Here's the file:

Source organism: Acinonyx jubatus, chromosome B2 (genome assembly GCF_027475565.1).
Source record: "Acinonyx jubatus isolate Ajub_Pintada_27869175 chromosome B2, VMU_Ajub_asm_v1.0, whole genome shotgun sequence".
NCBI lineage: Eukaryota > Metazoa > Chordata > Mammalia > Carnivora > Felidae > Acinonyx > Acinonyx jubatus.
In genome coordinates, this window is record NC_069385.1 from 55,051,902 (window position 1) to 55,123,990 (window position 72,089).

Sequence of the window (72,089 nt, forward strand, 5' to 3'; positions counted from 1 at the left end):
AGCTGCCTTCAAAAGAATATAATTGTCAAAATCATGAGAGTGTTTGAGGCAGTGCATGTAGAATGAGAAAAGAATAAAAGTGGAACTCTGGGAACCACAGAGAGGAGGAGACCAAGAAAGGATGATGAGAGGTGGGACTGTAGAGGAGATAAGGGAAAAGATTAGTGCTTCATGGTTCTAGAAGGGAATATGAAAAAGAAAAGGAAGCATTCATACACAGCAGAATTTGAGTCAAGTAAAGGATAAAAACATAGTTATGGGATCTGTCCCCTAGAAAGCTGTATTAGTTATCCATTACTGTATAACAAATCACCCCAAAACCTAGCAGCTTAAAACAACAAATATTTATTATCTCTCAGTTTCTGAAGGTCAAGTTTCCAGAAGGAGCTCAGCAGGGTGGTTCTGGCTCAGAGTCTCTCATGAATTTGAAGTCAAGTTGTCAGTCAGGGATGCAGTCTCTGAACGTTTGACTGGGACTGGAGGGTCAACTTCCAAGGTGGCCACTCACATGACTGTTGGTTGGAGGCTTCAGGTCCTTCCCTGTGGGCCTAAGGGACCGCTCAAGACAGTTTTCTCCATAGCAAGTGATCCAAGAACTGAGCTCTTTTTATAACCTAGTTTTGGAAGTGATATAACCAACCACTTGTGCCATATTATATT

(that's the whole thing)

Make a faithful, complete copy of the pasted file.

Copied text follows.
Source organism: Acinonyx jubatus, chromosome B2 (genome assembly GCF_027475565.1).
Source record: "Acinonyx jubatus isolate Ajub_Pintada_27869175 chromosome B2, VMU_Ajub_asm_v1.0, whole genome shotgun sequence".
NCBI lineage: Eukaryota > Metazoa > Chordata > Mammalia > Carnivora > Felidae > Acinonyx > Acinonyx jubatus.
In genome coordinates, this window is record NC_069385.1 from 55,051,902 (window position 1) to 55,123,990 (window position 72,089).

Sequence of the window (72,089 nt, forward strand, 5' to 3'; positions counted from 1 at the left end):
AGCTGCCTTCAAAAGAATATAATTGTCAAAATCATGAGAGTGTTTGAGGCAGTGCATGTAGAATGAGAAAAGAATAAAAGTGGAACTCTGGGAACCACAGAGAGGAGGAGACCAAGAAAGGATGATGAGAGGTGGGACTGTAGAGGAGATAAGGGAAAAGATTAGTGCTTCATGGTTCTAGAAGGGAATATGAAAAAGAAAAGGAAGCATTCATACACAGCAGAATTTGAGTCAAGTAAAGGATAAAAACATAGTTATGGGATCTGTCCCCTAGAAAGCTGTATTAGTTATCCATTACTGTATAACAAATCACCCCAAAACCTAGCAGCTTAAAACAACAAATATTTATTATCTCTCAGTTTCTGAAGGTCAAGTTTCCAGAAGGAGCTCAGCAGGGTGGTTCTGGCTCAGAGTCTCTCATGAATTTGAAGTCAAGTTGTCAGTCAGGGATGCAGTCTCTGAACGTTTGACTGGGACTGGAGGGTCAACTTCCAAGGTGGCCACTCACATGACTGTTGGTTGGAGGCTTCAGGTCCTTCCCTGTGGGCCTAAGGGACCGCTCAAGACAGTTTTCTCCATAGCAAGTGATCCAAGAACTGAGCTCTTTTTATAACCTAGTTTTGGAAGTGATATAACCAACCACTTGTGCCATATTATATT